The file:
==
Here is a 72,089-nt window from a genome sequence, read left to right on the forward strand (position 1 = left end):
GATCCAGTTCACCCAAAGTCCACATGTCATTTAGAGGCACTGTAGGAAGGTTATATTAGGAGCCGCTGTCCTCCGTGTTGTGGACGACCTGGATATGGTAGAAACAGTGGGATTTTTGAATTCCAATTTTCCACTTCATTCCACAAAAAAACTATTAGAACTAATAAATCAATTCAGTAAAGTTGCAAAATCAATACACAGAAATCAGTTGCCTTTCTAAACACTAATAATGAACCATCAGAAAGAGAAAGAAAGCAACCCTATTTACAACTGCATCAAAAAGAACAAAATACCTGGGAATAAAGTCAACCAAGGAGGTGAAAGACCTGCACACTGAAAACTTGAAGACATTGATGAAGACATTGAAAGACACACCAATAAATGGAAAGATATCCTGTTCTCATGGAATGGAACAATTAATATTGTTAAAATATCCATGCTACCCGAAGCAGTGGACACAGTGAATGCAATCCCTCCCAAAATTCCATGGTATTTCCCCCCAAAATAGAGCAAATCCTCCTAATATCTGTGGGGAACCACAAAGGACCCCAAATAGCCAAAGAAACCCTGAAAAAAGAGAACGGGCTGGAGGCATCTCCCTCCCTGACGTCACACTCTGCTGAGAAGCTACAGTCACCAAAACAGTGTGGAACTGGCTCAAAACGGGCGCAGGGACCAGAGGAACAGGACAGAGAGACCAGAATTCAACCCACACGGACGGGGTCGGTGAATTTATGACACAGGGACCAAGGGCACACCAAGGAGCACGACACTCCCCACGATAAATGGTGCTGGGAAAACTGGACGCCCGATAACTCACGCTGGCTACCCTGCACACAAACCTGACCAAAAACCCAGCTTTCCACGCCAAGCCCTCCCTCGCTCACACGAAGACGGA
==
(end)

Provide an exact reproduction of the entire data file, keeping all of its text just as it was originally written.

Here is a 72,089-nt window from a genome sequence, read left to right on the forward strand (position 1 = left end):
GATCCAGTTCACCCAAAGTCCACATGTCATTTAGAGGCACTGTAGGAAGGTTATATTAGGAGCCGCTGTCCTCCGTGTTGTGGACGACCTGGATATGGTAGAAACAGTGGGATTTTTGAATTCCAATTTTCCACTTCATTCCACAAAAAAACTATTAGAACTAATAAATCAATTCAGTAAAGTTGCAAAATCAATACACAGAAATCAGTTGCCTTTCTAAACACTAATAATGAACCATCAGAAAGAGAAAGAAAGCAACCCTATTTACAACTGCATCAAAAAGAACAAAATACCTGGGAATAAAGTCAACCAAGGAGGTGAAAGACCTGCACACTGAAAACTTGAAGACATTGATGAAGACATTGAAAGACACACCAATAAATGGAAAGATATCCTGTTCTCATGGAATGGAACAATTAATATTGTTAAAATATCCATGCTACCCGAAGCAGTGGACACAGTGAATGCAATCCCTCCCAAAATTCCATGGTATTTCCCCCCAAAATAGAGCAAATCCTCCTAATATCTGTGGGGAACCACAAAGGACCCCAAATAGCCAAAGAAACCCTGAAAAAAGAGAACGGGCTGGAGGCATCTCCCTCCCTGACGTCACACTCTGCTGAGAAGCTACAGTCACCAAAACAGTGTGGAACTGGCTCAAAACGGGCGCAGGGACCAGAGGAACAGGACAGAGAGACCAGAATTCAACCCACACGGACGGGGTCGGTGAATTTATGACACAGGGACCAAGGGCACACCAAGGAGCACGACACTCCCCACGATAAATGGTGCTGGGAAAACTGGACGCCCGATAACTCACGCTGGCTACCCTGCACACAAACCTGACCAAAAACCCAGCTTTCCACGCCAAGCCCTCCCTCGCTCACACGAAGACGGA